Actually, it would be an insult to the noble cheese sandwich to call what went viral as an all-too-representative example of Fyre Festival cuisine a cheese sandwich. It would be equally wrong to call what accompanied that sad combination of generic bread and overly processed cheese a “salad” instead a horrifying bit of lettuce and mushy tomatoes topped off with a rancid squirt of something that could very charitably be called salad dressing.
The mortified and ripped off festival-goers revolted and instantly changed the narrative from one of glamour and luxury to one of pitch-black dark comedy. Instead of the next Coachella, the Fyre Festival was received as a riotous joke at the expense of Millennials, social influencers, tech bros and Ja Rule the world can’t stop laughing at. These decadent millennials were going to live like the richest of the rich. Instead, they ended up getting a little taste of what life is like for people in poor countries outside the United States for about a day or so, and it sent them screaming in terror with an anecdote they’d be able to eat out on for the rest of their lives. I can only imagine how bored these folks poor kids will be every time they hear their parents brightly volunteer, when/if the occasion demands it, “You know, we were actually AT the Fyre Festival, if you can believe it, and let me tell you…”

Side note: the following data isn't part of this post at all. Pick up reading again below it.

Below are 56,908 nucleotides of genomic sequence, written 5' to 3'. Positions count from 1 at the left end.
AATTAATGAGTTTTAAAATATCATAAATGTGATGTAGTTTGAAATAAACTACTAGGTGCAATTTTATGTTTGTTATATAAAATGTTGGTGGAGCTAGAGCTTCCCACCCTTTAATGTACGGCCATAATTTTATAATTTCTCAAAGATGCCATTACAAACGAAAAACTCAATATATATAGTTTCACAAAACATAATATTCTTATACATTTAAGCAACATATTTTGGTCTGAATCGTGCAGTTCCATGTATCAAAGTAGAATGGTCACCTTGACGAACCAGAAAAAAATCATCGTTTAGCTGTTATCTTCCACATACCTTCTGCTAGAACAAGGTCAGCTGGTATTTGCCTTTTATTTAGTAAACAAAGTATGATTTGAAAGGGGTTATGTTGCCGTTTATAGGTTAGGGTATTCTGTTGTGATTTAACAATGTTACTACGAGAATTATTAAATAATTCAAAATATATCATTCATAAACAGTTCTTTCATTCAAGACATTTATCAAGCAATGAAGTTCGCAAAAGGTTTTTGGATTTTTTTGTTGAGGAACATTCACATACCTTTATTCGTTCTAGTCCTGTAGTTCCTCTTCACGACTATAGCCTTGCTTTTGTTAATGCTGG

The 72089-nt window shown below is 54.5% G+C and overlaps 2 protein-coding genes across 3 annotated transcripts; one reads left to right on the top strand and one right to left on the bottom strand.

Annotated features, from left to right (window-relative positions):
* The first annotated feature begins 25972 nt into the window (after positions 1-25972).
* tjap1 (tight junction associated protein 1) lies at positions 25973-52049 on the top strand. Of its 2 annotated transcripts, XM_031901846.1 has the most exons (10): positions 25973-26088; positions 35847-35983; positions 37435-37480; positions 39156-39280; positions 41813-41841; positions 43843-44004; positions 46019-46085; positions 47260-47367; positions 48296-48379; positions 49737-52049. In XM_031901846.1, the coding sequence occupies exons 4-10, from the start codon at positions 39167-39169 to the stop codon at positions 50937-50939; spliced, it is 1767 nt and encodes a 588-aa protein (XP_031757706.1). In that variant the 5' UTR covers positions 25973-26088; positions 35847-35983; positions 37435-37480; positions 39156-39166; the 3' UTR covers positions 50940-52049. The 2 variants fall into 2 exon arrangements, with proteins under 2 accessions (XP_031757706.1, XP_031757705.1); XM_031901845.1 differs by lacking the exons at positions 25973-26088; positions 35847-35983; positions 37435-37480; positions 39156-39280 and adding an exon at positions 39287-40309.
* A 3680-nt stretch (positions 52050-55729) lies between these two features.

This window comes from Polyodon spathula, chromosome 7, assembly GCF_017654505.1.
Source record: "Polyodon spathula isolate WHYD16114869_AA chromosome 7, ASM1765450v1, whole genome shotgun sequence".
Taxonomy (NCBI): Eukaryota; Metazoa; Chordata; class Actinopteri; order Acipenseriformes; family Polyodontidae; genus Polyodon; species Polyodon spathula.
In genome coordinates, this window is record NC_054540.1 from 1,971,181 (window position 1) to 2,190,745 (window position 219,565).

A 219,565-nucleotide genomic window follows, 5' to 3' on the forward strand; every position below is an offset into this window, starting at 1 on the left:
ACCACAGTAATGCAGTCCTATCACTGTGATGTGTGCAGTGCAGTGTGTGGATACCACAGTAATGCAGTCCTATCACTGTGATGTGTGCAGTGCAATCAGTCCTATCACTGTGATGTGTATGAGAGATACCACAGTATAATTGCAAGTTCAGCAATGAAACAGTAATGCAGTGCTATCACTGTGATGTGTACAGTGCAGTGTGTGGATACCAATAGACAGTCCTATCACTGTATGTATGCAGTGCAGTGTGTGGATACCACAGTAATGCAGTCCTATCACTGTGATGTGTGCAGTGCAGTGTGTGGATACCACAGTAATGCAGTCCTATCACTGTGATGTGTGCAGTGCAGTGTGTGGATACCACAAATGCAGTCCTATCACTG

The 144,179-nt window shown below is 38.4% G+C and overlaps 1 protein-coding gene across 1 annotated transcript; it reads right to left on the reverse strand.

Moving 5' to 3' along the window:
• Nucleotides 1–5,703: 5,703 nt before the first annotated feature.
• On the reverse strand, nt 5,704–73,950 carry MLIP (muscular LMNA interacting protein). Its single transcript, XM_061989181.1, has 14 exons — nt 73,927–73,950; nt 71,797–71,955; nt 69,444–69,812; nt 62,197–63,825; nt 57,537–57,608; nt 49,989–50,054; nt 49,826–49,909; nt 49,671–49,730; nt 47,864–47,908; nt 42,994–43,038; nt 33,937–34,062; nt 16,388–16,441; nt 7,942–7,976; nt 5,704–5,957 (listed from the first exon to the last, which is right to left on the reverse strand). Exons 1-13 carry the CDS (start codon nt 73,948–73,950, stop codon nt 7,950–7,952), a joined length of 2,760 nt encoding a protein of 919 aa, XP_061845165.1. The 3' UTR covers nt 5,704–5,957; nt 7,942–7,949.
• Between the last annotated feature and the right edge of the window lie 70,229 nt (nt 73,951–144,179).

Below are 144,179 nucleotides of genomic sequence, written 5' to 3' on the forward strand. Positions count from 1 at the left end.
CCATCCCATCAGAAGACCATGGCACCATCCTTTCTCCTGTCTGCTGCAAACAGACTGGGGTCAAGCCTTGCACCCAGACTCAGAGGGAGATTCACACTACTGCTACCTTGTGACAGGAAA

Of the two Fyre Festival documentaries everyone is talking about, I vastly prefer Fyre because it understands that a story this bleakly hilarious and utterly compelling doesn’t need to be jazzed up with in-your-face style and attitude to be spectacularly entertaining. We don’t need to watch McFarland’s tragicomic machinations from a delightfully skewed, pop culture-crazy perspective for it to be utterly fucking fascinating and uncomfortably hilarious. You don’t need to dress up this story in a professor’s tweed jacket and have it bloviate about what the festival’s failure says about society and social media, and influencer culture, and millennials, and their disillusionment with the cultural and consumerist trappings of the generations that came before them.
The more Fyre Fraud tries to be deep and profound, to be about so much more than just a silly music festival that didn’t happen, the shallower and more superficial it seems. The more if frames the festival’s rise and fall through an aggressively generational lens, the hollower its ideas become. If it wants to provide food for thought, it’s nothing more than a light snack.
I also was really annoyed by Fyre Fraud’s use of clips from generational touchstones like The Simpsons and Seinfeld to comment satirically on the action. It was incredibly distracting. Instead of drawing meaningful parallels between the entertainment millennials consume and their aspirations and sense of self I just felt like I was watching Dream On.
And what of Ja Rule? Ja Rule emerges as an oddly slippery figure here. When it’s time to party with supermodels and toast to living like movie stars, partying like rock stars and fucking like porn stars, he’s front and center with that big, cheesy superstar grin but when it came time for accountability, he was nowhere to be found, or rather, he chose to point the finger instead at McFarland and present himself as yet another victim of his now-imprisoned co-founder’s devilish ways.